Differences in fertility by class internationally

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Update: See below….

The World Values Survey has a lot of data broken down by subjective social class. One of these asks how many children an individual has. So I thought it might be of interested to inspect WVS 5, generally taken around 2005, and compare differences by class in term of children. Of course there might be differences in the age breakdowns of the different classes, so that controlling for age there might be greater differences than evident. But as a coarse I thought it would be of interest. Because the data is in proportions I added up the percentage with 3 or more children in class (above replacement). For a few selected nations I calculated the mean for each class (I used WVS 3 and 4 to supplement).*

I didn’t go into this with any particular hypothesis or expectation, but I’m going to explore particular questions in future posts….

Date below.

% Who have 3 or more children by class (WVS 5)
Upper middle Lower middle Working Lower
Italy 12.2 13.2 13.7 26.7
Spain 14.4 14.2 26 53.9
Canada 26.2 27.3 33 26.1
Japan 22 23.1 21.7 25.6
South Africa 23.2 26.3 29.3 34.9
Australia 28.8 35.5 35.6 51.6
Sweden 22.6 19.6 23.1 19.2
Argentina 15.2 24.6 35.4 49.7
Finland 24.1 26.2 24.3 23.2
South Korea 13.3 21.8 31.8 28.3
Poland 11 21.2 23.9 31.7
Chile 28 33.3 46.4 47.3
India 40.6 44.2 45.3 59.3
Bulgaria 6.9 4.7 7 22.8
Romania 11.4 15.3 21.6 36.4
China 17.3 22.4 26.7 30.9
Taiwan 24.3 28 43.2 64.5
Turkey 22.5 32 31.4 54.6
Ukraine 3.2 7.8 8 9.6
Peru 29.9 28.7 37.3 53.2
Ghana 21.9 28.1 30.5 41.5
Moldova 12.2 15 26.4 26.5
Georgia 10.9 16.7 24.8 26
Indonesia 29.7 31.1 32.8 43.4
Vietnam 32.9 31.9 34.5 38.4
Serbia 10.3 8.1 10.5 14.5
Egypt 43.9 52.4 57.7 61.8
Morocco 22.7 40.3 44.8 48
Jordan 68.8 71.9 63.5 61.8
Iraq 48.8 45.8 53.2 52.5
Trinidad 24.7 30.2 32 48
Malaysia 29.8 34.1 28.1 41.4
Burkina Faso 27.9 33.4 39.9 44.7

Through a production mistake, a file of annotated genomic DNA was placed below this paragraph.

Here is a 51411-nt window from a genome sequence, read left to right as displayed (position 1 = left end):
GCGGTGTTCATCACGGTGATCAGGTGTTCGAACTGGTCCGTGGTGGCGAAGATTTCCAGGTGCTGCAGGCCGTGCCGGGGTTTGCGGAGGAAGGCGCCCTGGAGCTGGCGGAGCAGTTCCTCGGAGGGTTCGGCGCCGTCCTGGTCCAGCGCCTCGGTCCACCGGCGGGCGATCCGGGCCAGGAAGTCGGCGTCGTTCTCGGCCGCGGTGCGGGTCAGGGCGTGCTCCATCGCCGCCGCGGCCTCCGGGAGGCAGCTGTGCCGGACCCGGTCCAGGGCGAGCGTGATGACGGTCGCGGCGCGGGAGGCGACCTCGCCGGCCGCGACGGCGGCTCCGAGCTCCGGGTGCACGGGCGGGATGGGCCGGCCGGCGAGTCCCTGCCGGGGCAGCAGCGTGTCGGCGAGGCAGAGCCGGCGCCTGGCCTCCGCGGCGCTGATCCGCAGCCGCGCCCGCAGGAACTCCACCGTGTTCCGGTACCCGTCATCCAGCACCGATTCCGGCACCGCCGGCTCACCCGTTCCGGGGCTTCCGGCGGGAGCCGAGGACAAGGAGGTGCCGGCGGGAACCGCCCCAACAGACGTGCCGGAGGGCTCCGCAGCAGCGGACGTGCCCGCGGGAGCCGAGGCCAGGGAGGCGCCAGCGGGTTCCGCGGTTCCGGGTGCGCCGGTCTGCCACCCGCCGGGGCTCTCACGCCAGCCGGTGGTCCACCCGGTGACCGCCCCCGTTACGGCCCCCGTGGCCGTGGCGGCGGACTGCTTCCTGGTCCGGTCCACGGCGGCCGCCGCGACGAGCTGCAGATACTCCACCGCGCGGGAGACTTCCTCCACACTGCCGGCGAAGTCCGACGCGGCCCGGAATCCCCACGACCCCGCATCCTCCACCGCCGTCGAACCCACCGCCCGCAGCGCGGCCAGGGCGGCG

Ethiopia 16.7 10.7 18.7 17.8
Mali 50.3 45.7 57.7 62.5
Rwanda 31.8 42.7 43 44.3
Zambia 18.3 26.5 22.9 39.7
Germany 15.6 19.1 22.6 21.7
WVS 3 & 4
Finland 23.2 24.1 16.8 26.7
Norway 23.6 23.9 25 27.3
Sweden 20.3 19 23.3 24.7

Mean number of children by class

WVS 5 Upper middle Lower middle Working Lower
Sweden 1.58 1.55 1.62 1.56
Finland 1.76 1.64 1.6 1.53
Italy 1.12 1.3 1.25 1.69
Spain 1.23 1.27 1.89 2.57
Canada 1.7 1.74 2.07 1.88
Japan 1.55 1.72 1.59 1.05
South Korea 1.35 1.72 1.85 1.86
Argentina 1.23 1.61 2.24 2.61
WVS 3 & 4 Upper middle Lower middle Working Lower
Finland 1.44 2.45 1.72 1.79
Norway 1.64 1.66 1.73 1.65
Sweden 1.47 1.42 1.67 1.63
Spain 1.31 1.48 1.73 2.15
Argentina 1.29 1.81 2.35 2.77
Canada 1.66 2.01 1.97 1.87
Japan 1.41 1.69 1.59 1.59
United States 1.76 1.6 1.77 N < 50, omitted

Mean # of children USA from GSS, whites age 50 and over (year 2000 and after)

Graduate degre Bachelor Junior College High School Less than High School
1.95 2.12 2.41 2.48 3.07

Readers with insights about a specific nation (because you actually know something, not rank speculation) are welcome to clarify. I was struck by the differences between Scandinavia and southern Europe. Interestingly, both Chile and Argentina exhibit the southern European pattern.

Update: Mean fertility by subjective class isn’t too hard to calculate. But the formatting is kind of crappy, so I put the table here. All from WVS 5. Remember that the N’s for “Upper Class” are almost always very small, so I’d ignore those. I’m pretty sure that the survey sample for many Third World countries are of higher SES than the population median, so don’t get too trusting of the specific numbers, but rather how the rank orders relate to each other up and down the social ladder.